When the Ferovinum team began developing the platform, they discovered that much of the wine ecosystem had basic technology stacks due to the fragmented nature of the industry and the number of small producers. This was a light bulb moment for the Ferovinum team, and they began adding on logistics and sales bolt-ons to the platform. Mitchel said: "The wine industry, because of its fragmentation, is massively underinvested when it comes to its software. "The finance was the core part of our product, but we discovered we could also add huge value for our clients through software integrations with different parts of the supply chain. "When they sell to an end customer, they can now manage sales, inventory, funding, credit risk, and insurance all in one place. "We have also built software integrations with third-party logistics and fulfillment providers, to help automate and reduce the operational cost of getting the product to the end customers."

Wine producers in the UK have long lamented the lack of banking options for the UK's growing wine industry, pointing to the custom financial facilities in the wine markets of France, Italy, and Spain. Charles Simpson of Simpsons Wine Estate said: "Countries in traditional wine markets have banks that are specifically set up to support the wine business and understand the process that goes into winemaking and understand the long-term process. "They have financial products that are very well suited to our industry; however, in the UK, it is such a young industry that some of the banks do not understand it yet and are opting for the square peg in a round hole approach to funding." Mitchel said there was a will from banks to invest in the sector but that they were drawing on lending models from other industries such as agriculture and manufacturing equipment when making decisions. He said: "Each wine client is unique in terms of its inventory and its products, and it is, therefore, quite a bespoke product for a bank to offer. "There is generally a desire from banks to deploy capital into the sector, but they will have to repurpose tools from other areas, and it can be inefficient. "We think our platform solves a core problem for banks in that it utilizes our data and technology to provide a more efficient and risk-managed way to lend into the industry."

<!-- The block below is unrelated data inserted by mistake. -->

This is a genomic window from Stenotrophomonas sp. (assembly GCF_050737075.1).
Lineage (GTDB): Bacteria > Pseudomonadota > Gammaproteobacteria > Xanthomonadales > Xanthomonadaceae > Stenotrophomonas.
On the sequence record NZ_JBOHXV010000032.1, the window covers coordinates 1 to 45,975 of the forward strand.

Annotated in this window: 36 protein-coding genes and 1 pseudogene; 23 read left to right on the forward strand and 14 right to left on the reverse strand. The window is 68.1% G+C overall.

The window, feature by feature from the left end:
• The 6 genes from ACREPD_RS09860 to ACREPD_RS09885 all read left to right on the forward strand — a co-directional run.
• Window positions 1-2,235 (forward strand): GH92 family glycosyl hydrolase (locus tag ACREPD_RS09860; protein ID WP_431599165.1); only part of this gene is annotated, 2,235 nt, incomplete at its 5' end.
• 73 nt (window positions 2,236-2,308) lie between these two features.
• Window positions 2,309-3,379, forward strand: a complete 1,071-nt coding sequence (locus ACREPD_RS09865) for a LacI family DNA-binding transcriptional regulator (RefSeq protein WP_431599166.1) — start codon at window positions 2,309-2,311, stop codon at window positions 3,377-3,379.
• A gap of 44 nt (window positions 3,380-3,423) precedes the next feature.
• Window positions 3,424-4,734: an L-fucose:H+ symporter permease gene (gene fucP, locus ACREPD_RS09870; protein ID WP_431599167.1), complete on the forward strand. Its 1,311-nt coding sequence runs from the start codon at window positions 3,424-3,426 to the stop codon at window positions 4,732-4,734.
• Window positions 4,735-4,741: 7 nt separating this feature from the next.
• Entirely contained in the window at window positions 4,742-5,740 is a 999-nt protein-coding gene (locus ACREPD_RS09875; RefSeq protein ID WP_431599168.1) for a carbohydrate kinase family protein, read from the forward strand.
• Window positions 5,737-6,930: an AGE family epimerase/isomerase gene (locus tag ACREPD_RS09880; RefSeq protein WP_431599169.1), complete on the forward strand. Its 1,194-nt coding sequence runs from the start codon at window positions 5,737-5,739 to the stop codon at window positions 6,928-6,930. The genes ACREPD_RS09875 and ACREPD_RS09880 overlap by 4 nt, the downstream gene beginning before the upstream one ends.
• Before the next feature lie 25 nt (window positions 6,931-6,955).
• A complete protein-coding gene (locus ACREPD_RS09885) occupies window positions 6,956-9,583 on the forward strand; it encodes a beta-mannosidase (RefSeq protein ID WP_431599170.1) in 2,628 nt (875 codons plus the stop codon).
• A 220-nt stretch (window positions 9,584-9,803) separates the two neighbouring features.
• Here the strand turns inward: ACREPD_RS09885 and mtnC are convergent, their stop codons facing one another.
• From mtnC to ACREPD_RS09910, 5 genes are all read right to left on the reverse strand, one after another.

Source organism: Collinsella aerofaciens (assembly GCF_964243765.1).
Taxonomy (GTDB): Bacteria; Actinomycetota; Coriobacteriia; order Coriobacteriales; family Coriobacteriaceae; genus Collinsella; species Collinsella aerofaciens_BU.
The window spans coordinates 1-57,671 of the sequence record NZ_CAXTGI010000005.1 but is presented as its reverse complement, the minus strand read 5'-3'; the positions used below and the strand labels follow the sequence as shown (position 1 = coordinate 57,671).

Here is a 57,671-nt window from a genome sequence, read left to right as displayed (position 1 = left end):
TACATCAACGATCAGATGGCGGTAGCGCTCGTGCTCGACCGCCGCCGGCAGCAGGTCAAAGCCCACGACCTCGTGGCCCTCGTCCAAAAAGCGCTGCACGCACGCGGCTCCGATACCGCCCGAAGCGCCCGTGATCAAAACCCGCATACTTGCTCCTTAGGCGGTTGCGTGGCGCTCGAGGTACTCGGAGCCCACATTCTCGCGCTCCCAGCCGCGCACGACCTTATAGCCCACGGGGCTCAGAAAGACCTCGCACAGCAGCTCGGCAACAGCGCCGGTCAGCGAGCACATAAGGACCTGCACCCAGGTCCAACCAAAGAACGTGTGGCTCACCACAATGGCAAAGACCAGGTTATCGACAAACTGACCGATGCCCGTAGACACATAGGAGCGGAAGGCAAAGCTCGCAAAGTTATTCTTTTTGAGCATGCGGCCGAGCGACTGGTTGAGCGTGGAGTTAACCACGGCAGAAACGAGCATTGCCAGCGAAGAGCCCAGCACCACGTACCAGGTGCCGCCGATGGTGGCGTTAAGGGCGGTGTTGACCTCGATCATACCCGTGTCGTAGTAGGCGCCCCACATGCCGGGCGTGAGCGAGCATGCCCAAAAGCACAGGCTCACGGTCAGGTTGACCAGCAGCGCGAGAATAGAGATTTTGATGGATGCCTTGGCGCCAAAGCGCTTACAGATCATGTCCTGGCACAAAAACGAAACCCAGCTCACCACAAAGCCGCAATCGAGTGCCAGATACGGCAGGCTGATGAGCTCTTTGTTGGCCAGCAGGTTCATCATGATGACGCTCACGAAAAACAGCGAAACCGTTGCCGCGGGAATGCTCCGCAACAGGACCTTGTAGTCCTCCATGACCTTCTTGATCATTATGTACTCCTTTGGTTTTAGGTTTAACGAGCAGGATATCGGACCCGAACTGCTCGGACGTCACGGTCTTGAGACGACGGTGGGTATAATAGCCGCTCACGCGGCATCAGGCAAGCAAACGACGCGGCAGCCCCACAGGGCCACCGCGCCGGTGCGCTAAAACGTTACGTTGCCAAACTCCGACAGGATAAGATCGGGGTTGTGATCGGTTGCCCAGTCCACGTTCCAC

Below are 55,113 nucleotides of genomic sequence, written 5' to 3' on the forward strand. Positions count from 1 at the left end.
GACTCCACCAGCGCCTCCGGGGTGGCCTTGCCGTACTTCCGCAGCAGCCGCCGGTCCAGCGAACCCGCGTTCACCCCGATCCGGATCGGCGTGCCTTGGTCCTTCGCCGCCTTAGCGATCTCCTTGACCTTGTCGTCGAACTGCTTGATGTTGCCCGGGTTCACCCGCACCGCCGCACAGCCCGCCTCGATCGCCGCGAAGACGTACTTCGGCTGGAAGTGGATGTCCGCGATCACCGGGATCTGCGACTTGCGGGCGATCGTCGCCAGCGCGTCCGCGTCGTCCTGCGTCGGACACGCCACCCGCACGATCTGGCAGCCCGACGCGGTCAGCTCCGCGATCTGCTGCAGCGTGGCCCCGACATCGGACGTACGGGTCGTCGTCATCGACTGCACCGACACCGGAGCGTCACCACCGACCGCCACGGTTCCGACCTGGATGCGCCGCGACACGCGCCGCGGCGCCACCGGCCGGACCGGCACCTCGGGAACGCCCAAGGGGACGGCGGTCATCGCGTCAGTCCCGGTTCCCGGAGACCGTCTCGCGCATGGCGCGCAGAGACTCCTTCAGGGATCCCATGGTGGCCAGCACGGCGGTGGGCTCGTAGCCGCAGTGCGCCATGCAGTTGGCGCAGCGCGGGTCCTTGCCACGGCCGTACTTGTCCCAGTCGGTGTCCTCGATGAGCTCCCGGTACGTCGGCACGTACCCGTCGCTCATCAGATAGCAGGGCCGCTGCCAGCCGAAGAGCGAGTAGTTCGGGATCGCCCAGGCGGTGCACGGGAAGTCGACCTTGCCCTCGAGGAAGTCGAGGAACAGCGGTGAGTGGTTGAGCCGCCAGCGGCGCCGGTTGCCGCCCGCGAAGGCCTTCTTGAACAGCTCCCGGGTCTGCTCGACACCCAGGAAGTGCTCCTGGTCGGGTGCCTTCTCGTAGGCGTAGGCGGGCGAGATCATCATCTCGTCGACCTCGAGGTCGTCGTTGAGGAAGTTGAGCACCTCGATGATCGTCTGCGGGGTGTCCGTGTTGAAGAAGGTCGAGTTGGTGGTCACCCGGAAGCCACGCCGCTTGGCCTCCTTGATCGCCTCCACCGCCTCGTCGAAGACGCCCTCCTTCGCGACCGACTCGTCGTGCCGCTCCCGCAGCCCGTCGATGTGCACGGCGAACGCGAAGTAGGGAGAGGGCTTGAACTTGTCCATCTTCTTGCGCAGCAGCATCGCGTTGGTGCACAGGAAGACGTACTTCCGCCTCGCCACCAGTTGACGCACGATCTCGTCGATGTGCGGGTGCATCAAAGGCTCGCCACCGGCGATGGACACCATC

By Stephen Emerson

Stephen Emerson is the Managing Editor of The Business Magazine and is responsible for the publication's print publications and online properties including the newly launched Biz News websites in Hampshire and Dorset.

Stephen has been a journalist for 20 years and has worked at local, regional and national publications and led a team which made The Scotsman website one of the fastest growing news sites in the UK with over eight million monthly users.

He has a keen interest in technology, property and corporate finance and telling the stories of the people behind the successful firms in these sectors.